I just got back from a great employer outreach visit with Meg Damato, Grants Manager, at PAWS Chicago, which operates two no-kill animal adoption centers and is a non-profit dedicated:
- To build No Kill communities – starting with a No Kill Chicago – that respect and value the life of every cat and dog.
- To end the overpopulation of homeless animals through solutions, practices and education.
- To transform animal welfare by setting higher standards in the way animals are treated and developing a sustainable, solutions-based model
PAWS is far from a traditional public interest law non-profit. In fact, PAWS has never had a law student intern or extern before now. They are currently hosting their first law student extern through Notre Dame’s Lawyering Practice Externship and are open to potentially hosting interns in the future although not for this summer.
Meg has graciously created a unique legal externship opportunity for their first legal extern. Meg has assigned the extern the project to create a new volunteer waiver form for a new volunteer role at the organization. Meg is also having the extern create impact reports for major PAWS donors.
Meg’s career path is itself fascinating and worth reading about for anyone interested in pursuing a non-traditional career path with their law degree.
Meg earned her law degree from the University of Maryland. She went to law school knowing that she did not want to work for a law firm or take a traditional lawyer pathway. She went to law school in pursuit of a leadership role in an environmental or animal rights organization. During law school, Meg interned for the Humane Society of the United States, worked for the Environmental Law Clinic at the University of Maryland, and completed several other public interest internships. After law school, Meg moved back home to Chicago and worked in a few non-profit jobs and for Hyatt for a few years before getting involved with PAWS Chicago as a volunteer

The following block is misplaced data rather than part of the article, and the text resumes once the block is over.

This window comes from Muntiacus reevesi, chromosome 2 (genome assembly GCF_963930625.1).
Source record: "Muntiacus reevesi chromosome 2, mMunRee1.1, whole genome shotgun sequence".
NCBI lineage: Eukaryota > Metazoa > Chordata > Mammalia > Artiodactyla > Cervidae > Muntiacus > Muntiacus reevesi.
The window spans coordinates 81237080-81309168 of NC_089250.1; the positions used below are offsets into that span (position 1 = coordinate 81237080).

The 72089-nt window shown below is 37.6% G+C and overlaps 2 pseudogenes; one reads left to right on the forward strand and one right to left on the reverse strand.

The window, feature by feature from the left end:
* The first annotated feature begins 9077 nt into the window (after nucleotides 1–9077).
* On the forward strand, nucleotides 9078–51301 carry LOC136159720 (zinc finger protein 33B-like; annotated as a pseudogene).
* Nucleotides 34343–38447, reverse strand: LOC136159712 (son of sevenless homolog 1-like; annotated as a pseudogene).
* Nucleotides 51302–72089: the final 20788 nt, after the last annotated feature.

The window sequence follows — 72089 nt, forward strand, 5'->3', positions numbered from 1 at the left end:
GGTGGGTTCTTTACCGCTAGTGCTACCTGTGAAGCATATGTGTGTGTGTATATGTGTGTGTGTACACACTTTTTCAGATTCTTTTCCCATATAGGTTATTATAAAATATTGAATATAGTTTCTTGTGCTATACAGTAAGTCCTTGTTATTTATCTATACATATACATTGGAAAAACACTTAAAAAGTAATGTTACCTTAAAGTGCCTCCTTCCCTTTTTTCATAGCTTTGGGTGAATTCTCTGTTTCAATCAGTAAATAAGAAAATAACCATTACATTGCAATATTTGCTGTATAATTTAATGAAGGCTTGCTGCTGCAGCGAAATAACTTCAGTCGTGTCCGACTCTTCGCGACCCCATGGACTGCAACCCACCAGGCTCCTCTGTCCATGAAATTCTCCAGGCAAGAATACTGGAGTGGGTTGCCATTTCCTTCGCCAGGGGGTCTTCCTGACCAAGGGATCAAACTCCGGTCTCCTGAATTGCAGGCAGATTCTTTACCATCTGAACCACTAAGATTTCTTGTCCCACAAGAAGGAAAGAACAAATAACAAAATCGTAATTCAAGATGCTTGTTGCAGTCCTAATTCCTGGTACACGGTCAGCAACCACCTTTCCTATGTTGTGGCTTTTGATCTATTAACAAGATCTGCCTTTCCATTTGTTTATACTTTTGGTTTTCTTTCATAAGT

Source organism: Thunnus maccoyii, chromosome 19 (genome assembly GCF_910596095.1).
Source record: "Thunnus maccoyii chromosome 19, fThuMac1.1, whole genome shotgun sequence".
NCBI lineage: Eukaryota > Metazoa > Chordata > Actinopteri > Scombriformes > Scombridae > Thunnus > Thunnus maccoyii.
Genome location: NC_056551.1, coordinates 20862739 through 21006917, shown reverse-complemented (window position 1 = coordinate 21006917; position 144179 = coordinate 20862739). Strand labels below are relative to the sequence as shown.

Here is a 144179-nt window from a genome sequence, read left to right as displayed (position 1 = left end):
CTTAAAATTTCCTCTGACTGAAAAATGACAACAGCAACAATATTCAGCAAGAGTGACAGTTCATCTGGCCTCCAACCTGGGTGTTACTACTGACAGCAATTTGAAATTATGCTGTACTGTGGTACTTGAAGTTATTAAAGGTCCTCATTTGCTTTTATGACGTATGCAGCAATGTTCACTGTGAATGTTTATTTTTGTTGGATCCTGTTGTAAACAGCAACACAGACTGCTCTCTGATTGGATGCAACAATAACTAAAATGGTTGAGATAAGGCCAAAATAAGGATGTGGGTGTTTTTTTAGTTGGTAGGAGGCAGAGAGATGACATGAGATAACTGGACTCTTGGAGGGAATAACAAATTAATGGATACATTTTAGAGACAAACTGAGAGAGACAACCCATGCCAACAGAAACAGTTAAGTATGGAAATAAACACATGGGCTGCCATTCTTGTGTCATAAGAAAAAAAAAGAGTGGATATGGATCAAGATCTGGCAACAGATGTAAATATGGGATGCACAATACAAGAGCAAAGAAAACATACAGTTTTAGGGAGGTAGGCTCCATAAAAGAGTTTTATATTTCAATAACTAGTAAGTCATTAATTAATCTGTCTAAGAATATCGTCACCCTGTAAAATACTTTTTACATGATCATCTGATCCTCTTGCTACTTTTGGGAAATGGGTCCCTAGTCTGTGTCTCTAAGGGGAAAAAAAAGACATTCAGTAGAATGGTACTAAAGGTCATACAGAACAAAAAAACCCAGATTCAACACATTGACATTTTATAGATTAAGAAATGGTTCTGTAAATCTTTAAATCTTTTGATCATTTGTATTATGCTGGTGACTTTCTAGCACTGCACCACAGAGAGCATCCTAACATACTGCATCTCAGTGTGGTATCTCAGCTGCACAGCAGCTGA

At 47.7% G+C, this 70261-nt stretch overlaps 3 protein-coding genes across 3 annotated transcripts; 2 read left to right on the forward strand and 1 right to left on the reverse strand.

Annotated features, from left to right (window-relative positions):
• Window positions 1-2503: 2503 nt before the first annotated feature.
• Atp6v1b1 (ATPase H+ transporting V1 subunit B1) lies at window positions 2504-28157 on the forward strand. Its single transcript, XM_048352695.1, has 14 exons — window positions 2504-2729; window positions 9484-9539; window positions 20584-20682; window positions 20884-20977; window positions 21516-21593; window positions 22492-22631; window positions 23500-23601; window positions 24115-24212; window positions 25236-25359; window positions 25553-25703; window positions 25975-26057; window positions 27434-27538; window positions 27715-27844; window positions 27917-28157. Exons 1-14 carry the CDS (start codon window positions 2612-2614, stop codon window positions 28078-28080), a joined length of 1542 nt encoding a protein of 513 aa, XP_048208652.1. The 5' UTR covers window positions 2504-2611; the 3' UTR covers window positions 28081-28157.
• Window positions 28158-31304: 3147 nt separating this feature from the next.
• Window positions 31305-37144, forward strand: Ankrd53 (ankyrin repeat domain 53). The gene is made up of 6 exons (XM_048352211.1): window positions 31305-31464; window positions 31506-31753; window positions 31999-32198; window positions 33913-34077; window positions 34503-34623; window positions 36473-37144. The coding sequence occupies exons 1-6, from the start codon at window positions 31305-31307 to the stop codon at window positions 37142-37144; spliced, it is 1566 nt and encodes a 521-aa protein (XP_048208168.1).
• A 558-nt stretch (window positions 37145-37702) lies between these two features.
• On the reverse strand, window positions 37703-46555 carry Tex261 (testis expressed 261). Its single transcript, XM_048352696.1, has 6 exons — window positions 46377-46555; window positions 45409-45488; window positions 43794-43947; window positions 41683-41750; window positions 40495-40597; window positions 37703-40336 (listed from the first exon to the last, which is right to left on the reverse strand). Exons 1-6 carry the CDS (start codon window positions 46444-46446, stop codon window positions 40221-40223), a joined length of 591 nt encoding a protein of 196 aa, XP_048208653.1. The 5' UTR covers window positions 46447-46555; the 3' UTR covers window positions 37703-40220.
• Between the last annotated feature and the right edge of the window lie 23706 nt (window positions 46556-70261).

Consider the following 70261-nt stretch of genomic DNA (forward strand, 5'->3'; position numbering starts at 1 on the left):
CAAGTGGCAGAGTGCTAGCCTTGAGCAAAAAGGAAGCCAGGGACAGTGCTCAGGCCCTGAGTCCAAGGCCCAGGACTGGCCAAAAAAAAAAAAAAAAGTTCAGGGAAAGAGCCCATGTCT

It is a great lesson to take from Meg’s career that she volunteered for PAWS for several months before getting hired to manage their volunteer program.
When transitioning to a new city or new practice area, because of the limited availability of public interest jobs, to put yourself in the best position to get hired, volunteering is often the best option. Volunteering shows your commitment and your ability to do the job. When you lack connections in a new city, demonstrating that commitment and ability is huge.
After a few years of managing the volunteer program, Meg expressed an interest in learning more about grant writing, which involves completing applications for funding from institutions such as the government, corporations, foundations, etc. At the time that Meg expressed that interest, PAWS was about to post a job posting for a Grant Writer and decided to hire Meg to do the job. PAWS valued Meg’s institutional knowledge and as the Volunteer Program Manager, she had touched all of the areas in which PAWS is involved.
As she continued to succeed as a Grants Writer, her role has expanded to work on more advanced development initiatives such as estate planning.
In the future, PAWS will continue to have work for interns and externs to do such as reviewing and updating their contracts and waivers and researching and writing grants.,. If you are interested in learning more about PAWS, email me and I will be happy to put you in touch with Meg.
If you’re interested in pursuing a career in animal law, volunteering for an organization like PAWS early on is essential to building your personal brand and making you competitive for such a career. The same is true for building your personal brand in any career path. Find an organization doing what you are passionate about and go volunteer!